Wednesday, September 27, 2006

I pledge allegiance (and 125 percent of the federal poverty line) ...

When you marry a foreigner and want to live with her in the United States, there are a lot of things required of you that are not required of American-on-American newlyweds. You have to prove your relationship's validity, for one, a process that I imagine entails correctly answering such age old questions as "Boxers or briefs?" and providing photographic evidence that shows beyond all doubt that you're in it for love, not a green card. "And here's one of my wife and I kissing, one of us on vacation, then kissing in front of a historical monument ..." My wife's interview is next month. The time is nigh.

The other big demand on you is a pledge of financial support. The guv'ment doesn't want any immigrants coming to the United States to enjoy the benefits of the modern welfare state, which so far as I can tell has been reduced to not having to feed the meter on Sundays. So yeah, you have to show that you are capable of providing for your loved one at 125 percent of the federal poverty level, even if your spouse, if simply given the opportunity to enter the free market, will no doubt out-earn your garden-variety writer of literary fiction in a matter of months.

The affidavit of support is eight pages long, and is enough to terrify someone not employed in investment banking. You're asked to provide three years of tax returns, evidence of any assets, stocks, bonds, savings certificates, old and new W2s, 1098-T's and 1099s, certified banking documents, notarized forms -- I've never bought a house, but I imagine it's a little something like this. And that one year when I took some time off to work on my novel? The one that's still not done? Oy vey, a writer considers a year productive if he produces a lot of words, not if he's able to visit Target and Wal-mart everyday.

Enough. The meter's ticking.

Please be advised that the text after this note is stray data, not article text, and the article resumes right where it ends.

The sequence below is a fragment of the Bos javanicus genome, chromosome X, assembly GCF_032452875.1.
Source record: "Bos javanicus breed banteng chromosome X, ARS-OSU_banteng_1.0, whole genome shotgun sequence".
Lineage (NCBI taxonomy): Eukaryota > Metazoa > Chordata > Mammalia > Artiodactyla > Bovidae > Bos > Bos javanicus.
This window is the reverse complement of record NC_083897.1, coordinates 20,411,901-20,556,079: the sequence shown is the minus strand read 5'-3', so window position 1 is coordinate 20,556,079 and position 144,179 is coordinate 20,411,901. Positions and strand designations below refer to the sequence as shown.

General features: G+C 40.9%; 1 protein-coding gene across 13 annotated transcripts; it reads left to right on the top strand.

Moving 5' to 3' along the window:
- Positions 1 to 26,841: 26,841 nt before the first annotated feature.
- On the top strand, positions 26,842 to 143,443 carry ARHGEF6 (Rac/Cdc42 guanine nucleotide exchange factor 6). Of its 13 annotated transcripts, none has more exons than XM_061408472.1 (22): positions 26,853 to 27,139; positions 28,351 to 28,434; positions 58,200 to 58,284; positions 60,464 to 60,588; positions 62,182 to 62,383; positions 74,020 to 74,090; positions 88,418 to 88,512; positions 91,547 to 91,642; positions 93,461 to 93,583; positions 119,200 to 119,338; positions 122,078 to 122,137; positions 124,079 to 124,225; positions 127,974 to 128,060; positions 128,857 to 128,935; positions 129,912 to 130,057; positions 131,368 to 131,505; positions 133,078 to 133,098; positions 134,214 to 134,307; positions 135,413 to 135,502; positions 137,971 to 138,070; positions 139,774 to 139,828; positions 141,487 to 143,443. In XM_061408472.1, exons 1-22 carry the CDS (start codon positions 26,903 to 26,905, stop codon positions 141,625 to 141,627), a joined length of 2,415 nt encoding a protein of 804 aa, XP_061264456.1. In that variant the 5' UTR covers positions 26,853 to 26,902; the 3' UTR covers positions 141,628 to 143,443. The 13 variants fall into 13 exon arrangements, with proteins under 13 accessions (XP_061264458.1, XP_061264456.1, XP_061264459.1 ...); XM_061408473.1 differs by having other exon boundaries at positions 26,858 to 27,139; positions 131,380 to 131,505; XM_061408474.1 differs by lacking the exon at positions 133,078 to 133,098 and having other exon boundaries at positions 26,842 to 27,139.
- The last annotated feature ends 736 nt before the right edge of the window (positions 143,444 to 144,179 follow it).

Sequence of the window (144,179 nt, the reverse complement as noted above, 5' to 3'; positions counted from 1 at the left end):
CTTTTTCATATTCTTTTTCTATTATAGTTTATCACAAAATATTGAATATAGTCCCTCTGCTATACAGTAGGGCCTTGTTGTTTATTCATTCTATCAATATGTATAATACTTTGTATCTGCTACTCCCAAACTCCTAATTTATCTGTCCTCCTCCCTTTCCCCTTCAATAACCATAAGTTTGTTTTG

3 Comments:

Anonymous said...

You also have to pledge to support your spouse until they accumulate 40 quarters of work even if the marriage ends. So the common held belief that you are pledged for 10 years of support is not accurate if it takes said spouse more than 10 years to accrue 40 quarters.

Consul-At-Arms said...

It's actually no longer that bad. If you look at the DHS website (http://www.uscis.gov/graphics/formsfee/forms/i-864.htm or http://www.uscis.gov/graphics/formsfee/forms/i-134.htm) you'll see that they only need the tax return for the most recent year. There was a change to the guidance, as well as the forms themselves, earlier this year. Old forms should still be acceptable. The other major change, from the standpoint of most applicants, is that the I-864 no longer requires notarization.

WittyName32 said...

Consul -- welcome news, very much indeed. Thanks for the input. I just sent off the DHL package with all the financials yesterday, and I was sure I had done everything right until I searched online for a last minute verification -- and saw the old information, I suppose. Either way, it was my wife who told me to notarize, and I believe she got that information from the packet sent to her from DHS. I got it notarized just in case. But I'm glad this amounts to nothing more than gravy.